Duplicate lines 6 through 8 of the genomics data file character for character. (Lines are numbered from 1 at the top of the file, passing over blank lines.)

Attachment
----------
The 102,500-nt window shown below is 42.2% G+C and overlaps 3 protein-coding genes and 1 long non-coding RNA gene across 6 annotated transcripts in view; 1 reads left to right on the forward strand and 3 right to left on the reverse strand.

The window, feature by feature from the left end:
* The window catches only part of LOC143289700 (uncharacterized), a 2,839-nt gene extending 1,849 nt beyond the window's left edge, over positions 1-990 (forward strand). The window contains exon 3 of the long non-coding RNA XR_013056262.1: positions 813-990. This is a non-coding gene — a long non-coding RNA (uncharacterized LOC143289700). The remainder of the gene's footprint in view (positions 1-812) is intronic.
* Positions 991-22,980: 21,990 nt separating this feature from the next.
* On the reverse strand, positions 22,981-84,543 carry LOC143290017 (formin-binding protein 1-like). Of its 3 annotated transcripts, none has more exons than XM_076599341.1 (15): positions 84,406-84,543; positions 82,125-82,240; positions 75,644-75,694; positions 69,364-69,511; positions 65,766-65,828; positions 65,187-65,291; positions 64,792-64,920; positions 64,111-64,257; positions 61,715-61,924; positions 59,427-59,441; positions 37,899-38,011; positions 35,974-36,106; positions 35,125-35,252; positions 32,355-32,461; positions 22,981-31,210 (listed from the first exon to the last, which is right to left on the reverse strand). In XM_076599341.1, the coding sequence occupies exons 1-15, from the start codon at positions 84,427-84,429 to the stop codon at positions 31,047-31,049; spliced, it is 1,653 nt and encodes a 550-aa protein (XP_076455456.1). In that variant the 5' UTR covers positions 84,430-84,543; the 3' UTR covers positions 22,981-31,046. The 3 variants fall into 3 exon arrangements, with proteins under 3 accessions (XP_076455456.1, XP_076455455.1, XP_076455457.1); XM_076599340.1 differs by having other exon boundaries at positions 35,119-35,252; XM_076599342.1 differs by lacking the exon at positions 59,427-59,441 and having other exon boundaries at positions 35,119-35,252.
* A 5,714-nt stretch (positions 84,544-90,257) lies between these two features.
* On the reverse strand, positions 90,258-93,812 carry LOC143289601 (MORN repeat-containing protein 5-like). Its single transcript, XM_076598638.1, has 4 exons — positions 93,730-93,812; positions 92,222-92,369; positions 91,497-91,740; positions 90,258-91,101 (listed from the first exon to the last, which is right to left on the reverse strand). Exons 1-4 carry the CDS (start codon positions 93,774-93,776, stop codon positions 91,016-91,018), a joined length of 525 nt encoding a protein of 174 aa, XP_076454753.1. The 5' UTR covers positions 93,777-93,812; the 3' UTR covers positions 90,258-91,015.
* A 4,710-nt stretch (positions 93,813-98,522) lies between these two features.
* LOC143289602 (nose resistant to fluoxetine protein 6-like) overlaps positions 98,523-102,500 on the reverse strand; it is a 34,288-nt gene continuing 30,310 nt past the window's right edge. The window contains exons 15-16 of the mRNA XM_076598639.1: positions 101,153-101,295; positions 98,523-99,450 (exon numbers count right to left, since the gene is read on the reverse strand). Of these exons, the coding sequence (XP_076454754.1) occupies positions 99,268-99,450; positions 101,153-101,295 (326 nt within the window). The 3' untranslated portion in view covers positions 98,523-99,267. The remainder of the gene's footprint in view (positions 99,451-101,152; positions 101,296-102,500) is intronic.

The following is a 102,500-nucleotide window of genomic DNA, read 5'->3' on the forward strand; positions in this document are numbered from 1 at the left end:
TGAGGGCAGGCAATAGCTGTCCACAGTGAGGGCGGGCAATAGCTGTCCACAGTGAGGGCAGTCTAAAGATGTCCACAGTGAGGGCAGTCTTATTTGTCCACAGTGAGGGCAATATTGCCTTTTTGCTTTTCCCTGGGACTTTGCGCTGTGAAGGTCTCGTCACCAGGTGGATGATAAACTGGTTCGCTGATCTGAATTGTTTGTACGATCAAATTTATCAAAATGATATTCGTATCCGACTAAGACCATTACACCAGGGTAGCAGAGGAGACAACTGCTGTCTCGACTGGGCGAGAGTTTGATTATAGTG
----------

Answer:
* A 5,714-nt stretch (positions 84,544-90,257) lies between these two features.
* On the reverse strand, positions 90,258-93,812 carry LOC143289601 (MORN repeat-containing protein 5-like). Its single transcript, XM_076598638.1, has 4 exons — positions 93,730-93,812; positions 92,222-92,369; positions 91,497-91,740; positions 90,258-91,101 (listed from the first exon to the last, which is right to left on the reverse strand). Exons 1-4 carry the CDS (start codon positions 93,774-93,776, stop codon positions 91,016-91,018), a joined length of 525 nt encoding a protein of 174 aa, XP_076454753.1. The 5' UTR covers positions 93,777-93,812; the 3' UTR covers positions 90,258-91,015.
* A 4,710-nt stretch (positions 93,813-98,522) lies between these two features.